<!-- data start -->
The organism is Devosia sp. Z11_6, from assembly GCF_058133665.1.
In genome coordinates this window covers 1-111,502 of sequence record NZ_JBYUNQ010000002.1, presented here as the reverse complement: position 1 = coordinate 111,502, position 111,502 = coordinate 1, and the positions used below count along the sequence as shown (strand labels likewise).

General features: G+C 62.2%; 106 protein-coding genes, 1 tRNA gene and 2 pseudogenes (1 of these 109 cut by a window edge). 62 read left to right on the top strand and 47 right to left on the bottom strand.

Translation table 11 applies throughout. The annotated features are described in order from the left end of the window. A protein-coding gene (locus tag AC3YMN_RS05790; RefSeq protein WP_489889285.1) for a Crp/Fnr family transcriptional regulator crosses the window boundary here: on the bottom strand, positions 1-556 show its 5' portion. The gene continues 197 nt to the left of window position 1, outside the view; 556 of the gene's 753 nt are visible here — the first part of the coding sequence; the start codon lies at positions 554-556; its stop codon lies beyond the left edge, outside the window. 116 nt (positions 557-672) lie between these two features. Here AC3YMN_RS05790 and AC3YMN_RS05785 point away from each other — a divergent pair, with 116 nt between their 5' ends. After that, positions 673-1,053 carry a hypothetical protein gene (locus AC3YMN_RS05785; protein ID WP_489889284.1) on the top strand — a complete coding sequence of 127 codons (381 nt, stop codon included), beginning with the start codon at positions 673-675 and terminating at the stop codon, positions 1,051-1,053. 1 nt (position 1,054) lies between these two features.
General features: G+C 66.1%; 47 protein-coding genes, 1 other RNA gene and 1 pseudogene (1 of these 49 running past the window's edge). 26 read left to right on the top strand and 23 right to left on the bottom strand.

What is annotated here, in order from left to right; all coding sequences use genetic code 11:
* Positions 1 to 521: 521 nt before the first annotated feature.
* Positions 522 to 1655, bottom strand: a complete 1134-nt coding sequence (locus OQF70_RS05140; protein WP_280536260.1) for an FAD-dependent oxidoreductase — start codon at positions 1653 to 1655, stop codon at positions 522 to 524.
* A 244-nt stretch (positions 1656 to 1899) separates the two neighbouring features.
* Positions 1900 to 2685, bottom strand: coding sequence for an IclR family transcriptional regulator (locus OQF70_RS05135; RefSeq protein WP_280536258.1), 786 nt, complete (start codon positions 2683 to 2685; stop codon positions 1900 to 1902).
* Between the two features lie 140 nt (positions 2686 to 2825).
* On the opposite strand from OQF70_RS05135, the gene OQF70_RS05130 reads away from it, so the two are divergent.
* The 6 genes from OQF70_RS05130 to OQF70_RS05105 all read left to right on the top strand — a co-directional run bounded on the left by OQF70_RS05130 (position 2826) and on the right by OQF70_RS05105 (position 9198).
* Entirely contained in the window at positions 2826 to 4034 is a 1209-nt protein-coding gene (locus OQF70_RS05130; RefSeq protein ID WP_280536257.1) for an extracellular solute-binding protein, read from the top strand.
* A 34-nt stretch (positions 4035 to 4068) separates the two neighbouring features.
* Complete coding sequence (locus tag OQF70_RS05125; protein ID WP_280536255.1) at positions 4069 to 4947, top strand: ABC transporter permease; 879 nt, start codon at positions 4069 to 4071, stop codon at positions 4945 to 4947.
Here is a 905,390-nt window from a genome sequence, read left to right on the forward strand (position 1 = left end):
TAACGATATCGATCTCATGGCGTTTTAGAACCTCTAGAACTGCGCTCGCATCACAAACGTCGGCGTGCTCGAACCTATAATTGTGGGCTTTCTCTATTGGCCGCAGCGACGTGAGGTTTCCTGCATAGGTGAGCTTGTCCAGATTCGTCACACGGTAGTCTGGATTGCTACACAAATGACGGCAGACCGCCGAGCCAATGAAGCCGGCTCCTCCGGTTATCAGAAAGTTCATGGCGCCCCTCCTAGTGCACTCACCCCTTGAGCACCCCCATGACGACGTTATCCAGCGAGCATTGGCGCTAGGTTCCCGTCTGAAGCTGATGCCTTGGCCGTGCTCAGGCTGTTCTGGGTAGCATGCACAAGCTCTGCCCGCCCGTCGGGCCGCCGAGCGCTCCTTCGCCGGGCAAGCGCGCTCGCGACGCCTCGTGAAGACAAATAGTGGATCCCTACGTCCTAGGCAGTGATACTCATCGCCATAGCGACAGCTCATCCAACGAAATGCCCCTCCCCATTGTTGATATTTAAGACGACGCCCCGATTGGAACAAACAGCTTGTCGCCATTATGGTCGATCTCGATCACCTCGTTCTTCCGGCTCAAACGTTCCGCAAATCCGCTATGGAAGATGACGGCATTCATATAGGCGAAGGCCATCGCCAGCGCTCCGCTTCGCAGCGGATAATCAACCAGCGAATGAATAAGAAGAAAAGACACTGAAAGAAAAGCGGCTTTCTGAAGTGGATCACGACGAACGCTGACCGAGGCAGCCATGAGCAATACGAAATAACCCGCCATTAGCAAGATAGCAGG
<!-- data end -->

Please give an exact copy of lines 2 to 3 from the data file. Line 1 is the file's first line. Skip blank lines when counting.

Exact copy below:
In genome coordinates this window covers 1-111,502 of sequence record NZ_JBYUNQ010000002.1, presented here as the reverse complement: position 1 = coordinate 111,502, position 111,502 = coordinate 1, and the positions used below count along the sequence as shown (strand labels likewise).

General features: G+C 62.2%; 106 protein-coding genes, 1 tRNA gene and 2 pseudogenes (1 of these 109 cut by a window edge). 62 read left to right on the top strand and 47 right to left on the bottom strand.